They’ve certainly taken their time getting around to it, but BT has finally entered the consumer mobile broadband market with the launch of a new pre-pay service for new and existing customers.
The BBC, ITV and BT have announced a proposal to create an “open environment for broadband connected digital television receivers.”
It’s an initiative open for all UK public service broadcasters, device developers and other ISPs, which they hope will lead to a new generation of subscription free devices, carrying free to air channels and a huge selection of on demand TV services like iPlayer and ITV Player, as well as the potential for films, shows and interactive content from a range of other providers in standard and high definition.
The recent story about Wikipedia being censored by a large number of UK ISPs has raised a lot of blog post/ tweets / column inches about quite how terrible / good it is that our Internet is not free and open.
Wake up UK! … this ain’t nothing new.
Ofcom are altering the very grandly named, “Universal Service Condition 1,” to let BT provide discounted connections to people on their Ebbsfleet Fibre optic trial, which plans to provide network connections of up to 100Mbps.
With a deft tug on the velvet curtain, BT has let rip with its shiny Home Hub 2.0, a matt black beast stuffing 802.11n Wi-Fi, an eco-friendly power-save function and kid-repelling child controls in its curvy lines.
As well as replacing the earlier white colour scheme with the moody black number, there’s been some changes inside too, with the router now supporting the draft version of 802.11n, which should allow users to roam free, free, free like the wind. Or maybe a little further up their garden.
Pace, UK-based creators of digital TV products, has won a new contract to supply BT with their next-generation V-box, for use on the BT Vision service.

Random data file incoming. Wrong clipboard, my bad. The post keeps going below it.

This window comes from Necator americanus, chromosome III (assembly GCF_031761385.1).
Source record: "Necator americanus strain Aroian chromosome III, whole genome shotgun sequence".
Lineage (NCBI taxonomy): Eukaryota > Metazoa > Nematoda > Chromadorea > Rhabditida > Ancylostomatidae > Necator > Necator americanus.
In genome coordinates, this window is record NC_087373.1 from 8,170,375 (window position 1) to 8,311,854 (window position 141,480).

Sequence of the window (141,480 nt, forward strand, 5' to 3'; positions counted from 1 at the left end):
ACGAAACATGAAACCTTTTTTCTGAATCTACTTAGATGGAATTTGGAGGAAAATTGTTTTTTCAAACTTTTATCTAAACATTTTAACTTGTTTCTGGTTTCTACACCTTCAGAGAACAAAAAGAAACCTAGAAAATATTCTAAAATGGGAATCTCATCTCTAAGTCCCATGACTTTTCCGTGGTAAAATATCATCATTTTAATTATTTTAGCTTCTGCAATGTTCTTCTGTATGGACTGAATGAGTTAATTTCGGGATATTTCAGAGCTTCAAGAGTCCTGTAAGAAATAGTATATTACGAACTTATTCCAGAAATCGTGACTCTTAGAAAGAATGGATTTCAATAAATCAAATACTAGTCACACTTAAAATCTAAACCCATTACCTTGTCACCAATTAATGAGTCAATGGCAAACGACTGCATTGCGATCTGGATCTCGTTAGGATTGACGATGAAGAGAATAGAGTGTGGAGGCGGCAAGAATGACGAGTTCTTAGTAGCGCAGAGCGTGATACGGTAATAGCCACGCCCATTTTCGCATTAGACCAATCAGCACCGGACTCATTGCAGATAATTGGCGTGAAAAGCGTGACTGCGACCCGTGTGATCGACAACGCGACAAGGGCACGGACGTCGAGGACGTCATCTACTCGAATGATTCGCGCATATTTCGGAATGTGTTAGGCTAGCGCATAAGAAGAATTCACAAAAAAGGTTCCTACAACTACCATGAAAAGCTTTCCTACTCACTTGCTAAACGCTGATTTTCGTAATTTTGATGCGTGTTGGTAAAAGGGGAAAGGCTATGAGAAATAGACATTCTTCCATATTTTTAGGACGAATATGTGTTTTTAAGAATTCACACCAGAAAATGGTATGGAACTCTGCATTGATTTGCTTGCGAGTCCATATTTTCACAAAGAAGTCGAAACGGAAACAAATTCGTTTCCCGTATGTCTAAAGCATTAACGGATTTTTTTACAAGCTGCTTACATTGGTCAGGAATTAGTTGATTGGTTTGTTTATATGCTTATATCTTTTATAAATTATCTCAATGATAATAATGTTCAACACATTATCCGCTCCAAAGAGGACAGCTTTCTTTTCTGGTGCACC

Previously Philips supplied the V-box (that runs the Microsoft Mediaroom IPTV middleware) but following Pace’s purchase of Philips Set Top Box (STB) division, it’s natural — but we imagine pleasing — that the contact should go to Pace.
Following our story on the vulnerabilities of the BT Home Hub, the most widely used DSL wireless router in the UK, BT sent us this statement last week after we requested it.
Those with a BT Home Hub — and there’s a lot of them, as it’s currently the most popular DSL router in the UK — might be sleeping a little less soundly tonight following the claims of an ethical hacking group, GNUCitizen, to have found a way to past its Wireless security.
Rather than getting all hardcore and going into details of how it came about, we’ll give you the overview.
Ask most people about their views on Phorm and you’ll either get a blank look or people turning purple with rage.
In brief: It’s a ‘service’ that monitors all of your normal Web browsing, with the stated aim of providing personalised advertising to you. All of this monitoring is made possible under agreements with ISPs, including BT, Talk Talk and Virgin Media.
Continue reading fipr: Phorm Web Monitoring Illegal?
BT have been taking people to the Isle of Wight during Cowes week with rather enjoyable sailing events both for press, customers and as team building events. Of course they also sponsor the Island’s sailing wunderkind Dame Ellen Macarthur through, BT Team Ellen.
Well it looks like the Island has really got under their skin, as today they’re officially announcing that they’re the primary sponsors of this year’s Isle of Wight Music Festival.